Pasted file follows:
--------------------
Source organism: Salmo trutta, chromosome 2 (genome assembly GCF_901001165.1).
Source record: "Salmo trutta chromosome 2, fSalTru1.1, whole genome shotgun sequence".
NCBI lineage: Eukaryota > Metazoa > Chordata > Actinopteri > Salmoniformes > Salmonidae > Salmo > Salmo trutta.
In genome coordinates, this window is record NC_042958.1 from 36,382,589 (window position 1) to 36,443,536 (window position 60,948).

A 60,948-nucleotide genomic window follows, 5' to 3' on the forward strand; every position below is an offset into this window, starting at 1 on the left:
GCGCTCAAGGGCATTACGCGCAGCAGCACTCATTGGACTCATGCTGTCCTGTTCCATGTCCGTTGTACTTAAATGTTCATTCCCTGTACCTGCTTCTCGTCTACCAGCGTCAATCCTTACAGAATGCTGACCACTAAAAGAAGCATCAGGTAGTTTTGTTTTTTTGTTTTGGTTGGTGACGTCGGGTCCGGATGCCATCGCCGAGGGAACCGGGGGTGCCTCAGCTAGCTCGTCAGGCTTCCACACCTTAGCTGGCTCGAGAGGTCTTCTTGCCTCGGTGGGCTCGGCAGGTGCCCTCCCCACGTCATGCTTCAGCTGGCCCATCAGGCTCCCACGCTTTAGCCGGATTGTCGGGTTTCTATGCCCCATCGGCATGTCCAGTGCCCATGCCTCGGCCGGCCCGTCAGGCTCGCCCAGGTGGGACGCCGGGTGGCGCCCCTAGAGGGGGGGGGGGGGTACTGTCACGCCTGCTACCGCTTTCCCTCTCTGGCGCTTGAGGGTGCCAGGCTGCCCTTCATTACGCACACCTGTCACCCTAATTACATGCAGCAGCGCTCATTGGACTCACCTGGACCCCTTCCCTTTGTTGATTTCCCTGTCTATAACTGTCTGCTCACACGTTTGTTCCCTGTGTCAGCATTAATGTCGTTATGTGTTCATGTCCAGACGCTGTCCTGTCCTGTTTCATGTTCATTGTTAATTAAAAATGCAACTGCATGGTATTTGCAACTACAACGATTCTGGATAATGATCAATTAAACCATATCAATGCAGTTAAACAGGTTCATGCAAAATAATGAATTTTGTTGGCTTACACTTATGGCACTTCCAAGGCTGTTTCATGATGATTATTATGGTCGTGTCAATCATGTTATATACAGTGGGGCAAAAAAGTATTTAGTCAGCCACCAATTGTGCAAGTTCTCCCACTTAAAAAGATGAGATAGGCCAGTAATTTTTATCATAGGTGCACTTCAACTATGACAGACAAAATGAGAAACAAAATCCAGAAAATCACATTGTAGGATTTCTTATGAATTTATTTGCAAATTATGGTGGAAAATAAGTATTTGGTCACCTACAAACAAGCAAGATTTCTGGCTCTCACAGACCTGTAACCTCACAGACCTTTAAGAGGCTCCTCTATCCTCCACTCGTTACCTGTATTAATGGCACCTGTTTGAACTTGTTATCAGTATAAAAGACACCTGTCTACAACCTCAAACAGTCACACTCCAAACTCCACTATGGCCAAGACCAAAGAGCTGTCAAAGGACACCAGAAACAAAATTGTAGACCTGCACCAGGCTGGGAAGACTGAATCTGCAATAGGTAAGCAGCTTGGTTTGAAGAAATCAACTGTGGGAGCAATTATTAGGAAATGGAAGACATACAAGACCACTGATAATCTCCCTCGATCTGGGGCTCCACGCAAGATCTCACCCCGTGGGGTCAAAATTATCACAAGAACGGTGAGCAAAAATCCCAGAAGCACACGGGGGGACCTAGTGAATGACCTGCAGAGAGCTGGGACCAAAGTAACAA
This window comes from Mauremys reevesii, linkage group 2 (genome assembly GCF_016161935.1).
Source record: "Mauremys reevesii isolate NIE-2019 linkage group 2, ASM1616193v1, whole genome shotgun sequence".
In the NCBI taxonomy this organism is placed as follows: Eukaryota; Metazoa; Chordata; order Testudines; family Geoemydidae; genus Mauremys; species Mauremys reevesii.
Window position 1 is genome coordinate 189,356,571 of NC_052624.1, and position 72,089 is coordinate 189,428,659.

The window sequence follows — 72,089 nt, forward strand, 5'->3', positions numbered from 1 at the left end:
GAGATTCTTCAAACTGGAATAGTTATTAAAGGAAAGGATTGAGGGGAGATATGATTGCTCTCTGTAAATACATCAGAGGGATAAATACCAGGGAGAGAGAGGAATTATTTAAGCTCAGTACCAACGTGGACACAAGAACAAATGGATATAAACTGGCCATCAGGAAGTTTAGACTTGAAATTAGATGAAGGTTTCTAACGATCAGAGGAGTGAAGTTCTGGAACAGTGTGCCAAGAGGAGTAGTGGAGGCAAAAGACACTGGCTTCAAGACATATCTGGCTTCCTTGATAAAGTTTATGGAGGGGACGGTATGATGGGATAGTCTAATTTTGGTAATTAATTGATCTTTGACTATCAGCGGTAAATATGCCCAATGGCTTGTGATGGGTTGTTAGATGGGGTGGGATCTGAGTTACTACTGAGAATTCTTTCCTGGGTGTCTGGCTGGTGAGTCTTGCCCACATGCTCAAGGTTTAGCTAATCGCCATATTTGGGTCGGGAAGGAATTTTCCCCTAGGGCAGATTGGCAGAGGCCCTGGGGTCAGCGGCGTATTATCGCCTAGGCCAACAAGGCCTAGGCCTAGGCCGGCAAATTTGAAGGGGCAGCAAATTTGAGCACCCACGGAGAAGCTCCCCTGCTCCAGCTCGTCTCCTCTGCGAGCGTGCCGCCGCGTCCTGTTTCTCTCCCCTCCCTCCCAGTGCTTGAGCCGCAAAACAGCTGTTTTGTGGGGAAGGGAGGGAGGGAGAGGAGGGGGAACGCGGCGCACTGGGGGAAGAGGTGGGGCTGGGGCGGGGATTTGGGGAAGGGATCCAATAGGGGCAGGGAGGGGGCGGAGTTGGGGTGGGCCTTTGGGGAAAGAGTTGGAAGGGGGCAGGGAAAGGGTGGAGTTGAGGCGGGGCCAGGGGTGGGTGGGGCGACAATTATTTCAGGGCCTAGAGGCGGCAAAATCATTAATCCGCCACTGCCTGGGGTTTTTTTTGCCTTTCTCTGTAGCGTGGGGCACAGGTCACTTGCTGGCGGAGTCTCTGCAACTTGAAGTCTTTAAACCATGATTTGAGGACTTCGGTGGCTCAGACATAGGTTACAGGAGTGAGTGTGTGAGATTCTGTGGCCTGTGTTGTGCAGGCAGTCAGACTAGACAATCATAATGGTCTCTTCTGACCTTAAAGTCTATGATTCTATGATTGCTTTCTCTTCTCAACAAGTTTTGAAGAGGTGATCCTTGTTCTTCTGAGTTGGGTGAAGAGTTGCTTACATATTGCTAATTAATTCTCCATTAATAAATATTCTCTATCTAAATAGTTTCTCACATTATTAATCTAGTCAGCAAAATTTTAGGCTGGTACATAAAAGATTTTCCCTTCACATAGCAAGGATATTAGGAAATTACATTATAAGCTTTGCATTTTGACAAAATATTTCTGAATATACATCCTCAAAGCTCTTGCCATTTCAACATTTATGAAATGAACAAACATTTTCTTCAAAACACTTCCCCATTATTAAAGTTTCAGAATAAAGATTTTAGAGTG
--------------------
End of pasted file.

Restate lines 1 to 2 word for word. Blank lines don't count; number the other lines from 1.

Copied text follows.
Source organism: Salmo trutta, chromosome 2 (genome assembly GCF_901001165.1).
Source record: "Salmo trutta chromosome 2, fSalTru1.1, whole genome shotgun sequence".